Wednesday, May 5, 2010


· Greece’s costs exceed the amount of aid it will be given from the EU/IMF according to the WSJ; this discrepancy will set Europe up for “more tough choices” unless markets reopen.  The bailout is based on the assumption that Greece will be able to borrow from private capital markets by the end of ’11 – that may prove too optimistic a timeline.  WSJ
· Greece has hired Lazard to explore a possible debt restructuring according to a report in Euroweek (dated Apr 30) and picked up on Bloomberg this morning. 
· Greece & Moody’s – the ratings agency says the IMF/EU deal doesn’t mark the end of Greece’s crisis; the key now is whether Greece can adjust to meet its new deficit targets.  Reuters 
· Greece to hold retirement age at 65 – Reuters 
· Greece protests escalate over new austerity measures - Greek government workers shut down schools and hospitals and disrupted flights; The ADEDY union federation, which represents more than 500,000 civil servants, will hold a rally at midday joined by striking teachers. A general strike, the third this year, is planned for tomorrow, with private-sector workers due to participate.  Bloomberg 
· Spain’s jobless claims fall in Apr for first time since Jul; Spanish jobless claims fell by 24,188, or 0.6%, to 4.1 million in April from March, in line with leaked data published by EFE newswire Saturday.  Hiring related to the Easter hiring helped spur the decline.  DJ 
· Spain – the NYT says Spain risks falling into the same trap as Greece, where private markets close their doors to the country and it finds itself unable to raise money at acceptable rates.  NYT
· Spain - Fitch Ratings on Tuesday reiterated its credit rating on Spain as 'AAA' with a stable outlook.  Reuters
· Germany's Merkel Says EU Must Study Possible ‘Orderly’ Sovereign Defaults - When the EU rewrites the euro rules, it should allow for “an orderly insolvency of a state in which creditors are also called upon.” Bloomberg 
· Volker Kauder (parliamentary head of the German CDU) called for the possible “orderly insolvency” of European states as “consequences” follow from the Greek crisis. Bloomberg
· Greece – Fitch says aid package lowers near-term risk for Greece sovereign debt.  Bloomberg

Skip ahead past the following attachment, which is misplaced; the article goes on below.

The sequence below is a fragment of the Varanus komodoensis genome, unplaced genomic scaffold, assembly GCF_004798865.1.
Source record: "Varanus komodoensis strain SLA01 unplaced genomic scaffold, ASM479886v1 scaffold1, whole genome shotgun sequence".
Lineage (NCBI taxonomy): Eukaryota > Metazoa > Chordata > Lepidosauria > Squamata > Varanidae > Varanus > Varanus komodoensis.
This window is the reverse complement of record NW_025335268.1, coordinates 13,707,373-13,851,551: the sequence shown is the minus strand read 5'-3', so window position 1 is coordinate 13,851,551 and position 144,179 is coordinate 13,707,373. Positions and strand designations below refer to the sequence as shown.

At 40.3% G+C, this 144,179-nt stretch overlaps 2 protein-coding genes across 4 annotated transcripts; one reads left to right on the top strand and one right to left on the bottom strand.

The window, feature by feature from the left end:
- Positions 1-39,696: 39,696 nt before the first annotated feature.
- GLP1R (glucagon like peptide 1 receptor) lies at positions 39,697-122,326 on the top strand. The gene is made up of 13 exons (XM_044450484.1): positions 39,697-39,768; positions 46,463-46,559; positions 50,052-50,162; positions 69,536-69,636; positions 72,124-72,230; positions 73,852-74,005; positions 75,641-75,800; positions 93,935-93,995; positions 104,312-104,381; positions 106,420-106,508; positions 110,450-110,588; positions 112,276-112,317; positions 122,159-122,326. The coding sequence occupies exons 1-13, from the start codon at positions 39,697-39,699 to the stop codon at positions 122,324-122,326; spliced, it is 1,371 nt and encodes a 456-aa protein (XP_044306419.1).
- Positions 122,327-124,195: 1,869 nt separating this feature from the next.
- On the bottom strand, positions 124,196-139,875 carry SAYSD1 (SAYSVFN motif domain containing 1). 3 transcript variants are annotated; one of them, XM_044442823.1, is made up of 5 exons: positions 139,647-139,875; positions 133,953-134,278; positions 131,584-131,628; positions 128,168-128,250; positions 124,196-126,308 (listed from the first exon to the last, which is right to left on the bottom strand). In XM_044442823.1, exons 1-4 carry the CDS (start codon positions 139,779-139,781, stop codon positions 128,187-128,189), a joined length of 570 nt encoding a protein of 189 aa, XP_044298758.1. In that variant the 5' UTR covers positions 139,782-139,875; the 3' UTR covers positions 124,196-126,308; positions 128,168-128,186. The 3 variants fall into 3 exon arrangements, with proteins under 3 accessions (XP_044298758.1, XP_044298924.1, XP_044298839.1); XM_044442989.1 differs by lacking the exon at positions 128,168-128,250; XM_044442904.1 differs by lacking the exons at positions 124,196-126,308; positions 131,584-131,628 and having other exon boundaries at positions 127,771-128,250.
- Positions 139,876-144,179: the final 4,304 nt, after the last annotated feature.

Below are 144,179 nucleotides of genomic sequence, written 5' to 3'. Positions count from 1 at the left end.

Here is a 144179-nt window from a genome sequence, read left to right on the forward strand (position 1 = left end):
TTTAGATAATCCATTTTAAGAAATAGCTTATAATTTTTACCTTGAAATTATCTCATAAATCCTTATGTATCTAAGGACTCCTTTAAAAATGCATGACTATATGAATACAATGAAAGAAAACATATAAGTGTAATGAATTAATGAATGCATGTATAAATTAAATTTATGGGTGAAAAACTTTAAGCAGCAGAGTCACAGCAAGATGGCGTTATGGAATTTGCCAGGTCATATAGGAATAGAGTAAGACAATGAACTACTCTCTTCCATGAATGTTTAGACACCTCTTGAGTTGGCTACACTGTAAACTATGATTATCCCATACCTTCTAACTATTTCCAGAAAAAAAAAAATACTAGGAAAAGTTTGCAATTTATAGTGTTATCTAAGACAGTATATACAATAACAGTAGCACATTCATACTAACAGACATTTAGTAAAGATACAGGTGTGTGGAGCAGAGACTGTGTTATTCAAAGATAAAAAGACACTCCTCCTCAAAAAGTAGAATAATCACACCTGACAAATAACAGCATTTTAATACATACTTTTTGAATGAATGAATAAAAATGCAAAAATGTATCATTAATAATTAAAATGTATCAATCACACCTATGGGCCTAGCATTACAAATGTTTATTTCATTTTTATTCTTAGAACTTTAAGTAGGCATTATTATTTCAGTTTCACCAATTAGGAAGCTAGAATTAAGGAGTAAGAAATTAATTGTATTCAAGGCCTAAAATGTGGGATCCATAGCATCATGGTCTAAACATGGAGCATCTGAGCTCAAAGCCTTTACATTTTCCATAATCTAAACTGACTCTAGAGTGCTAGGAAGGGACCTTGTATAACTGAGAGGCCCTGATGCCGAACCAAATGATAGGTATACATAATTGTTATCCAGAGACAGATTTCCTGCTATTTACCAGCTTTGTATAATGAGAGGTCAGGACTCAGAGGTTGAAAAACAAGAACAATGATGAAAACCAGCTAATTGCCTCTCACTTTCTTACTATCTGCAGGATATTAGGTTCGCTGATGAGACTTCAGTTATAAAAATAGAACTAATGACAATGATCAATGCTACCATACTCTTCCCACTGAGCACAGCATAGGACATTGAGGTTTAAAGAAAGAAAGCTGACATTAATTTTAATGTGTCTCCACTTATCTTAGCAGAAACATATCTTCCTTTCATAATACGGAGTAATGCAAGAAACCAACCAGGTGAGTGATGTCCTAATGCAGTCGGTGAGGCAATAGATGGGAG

· ECB may have to further tear up rule book to ensure sovereign contagion doesn’t spread - may have to extend its recent Greek collateral rule change to other nations, renew a program of lending unlimited cash to banks for a year, and even start buying government debt – Bloomberg 
· EU mulls cap on speculative derivative rules would permit regulators to limit large traders in derivatives such as Greek CDS. Reuters
· UK elections – preview and takeaways of the upcoming elections – from JPMorgan’s M Barr -
· Volcano Ash Cloud Closes Airspace in Ireland And Scotland (London Telegraph)
· UK March Mortgage Approvals – Rose for first time in 4 months but fell short of estimates. Lenders granted 48,901 loans to buy homes vs. St. 49,000. Bloomberg
· UK Apr. Manufacturing PMI Stronger. 58 vs. St. 57.5. DJ
· Eurozone March PPI inline w/expectations. +0.9 yoy vs. St. +0.9%. DJ
· German retail sales – Takeaways from JPM’s G. Fuzesi - Weak headline number in March. German retail sales fell 2.4%m/m in March, leaving the 1Q10 average 3.5%q/q saar below the 4Q09 level. With car registrations in 1Q10 also well below the 4Q09 average, overall consumer spending in Germany is set to show a large decline last quarter (see final chart). However, we are cautious about overinterpreting the weakness in this morning's report. The published details of today's retail sales report seem firmer than the headline number and are not sending a clear message of weakness.
· China PMI – on Fri night, we received the official NBS manufacturing PMI series, which rose to 55.7 in April (JPMorgan: 55.5; consensus: 55.9), from 55.1 in March.  On Tues morning, we received the HSBC Markit PMI reading, which revealed the PMI to have declined to 55.4, a 6-month low.   HSBC says its study has a different methodology and gives a bigger weighting to smaller, privately owned businesses.  Bloomberg 
· Australia rates – update from JPMorgan’s S Walters - The RBA Board today lifted the cash rate another 25bps to 4.5%, as we and the consensus had expected - the surprise was that the RBA delivered a commentary that was unexpectedly hawkish. Indeed, the statement made important adjustments in three key areas. First, global growth now could be “a little above trend”, rather than just “at trend”. Second, the RBA now expects the rise in Australia’s terms of trade to be larger than previously expected. Third, the official assessment now is that inflation will be higher than previously expected.  The flipside of this, though, is that the statement also indicated that market interest rates now are back to “average” for most borrowers.  Means the RBA probably has scope to pause next month…..we look for the RBA to delay the next hike until Jul.
· Hong Kong Property Tightening – HK’s Urban Renewal Authority announced new measures inc. restrictions on corporate purchases of flats. Bloomberg
· Agricultural Bank of China - the co is expected to unveil plans for a $30B IPO as soon as this week; the plans for an offering were moved forward amid fears that the Chinese Government is sucking excess liquidity from the economy and that the window for raising capital is closing rapidly.  London Times.
· Iran holding naval exercises in Gulf - Iran's navy will on Wednesday start eight days of war games in the Gulf and the Sea of Oman – Reuters 

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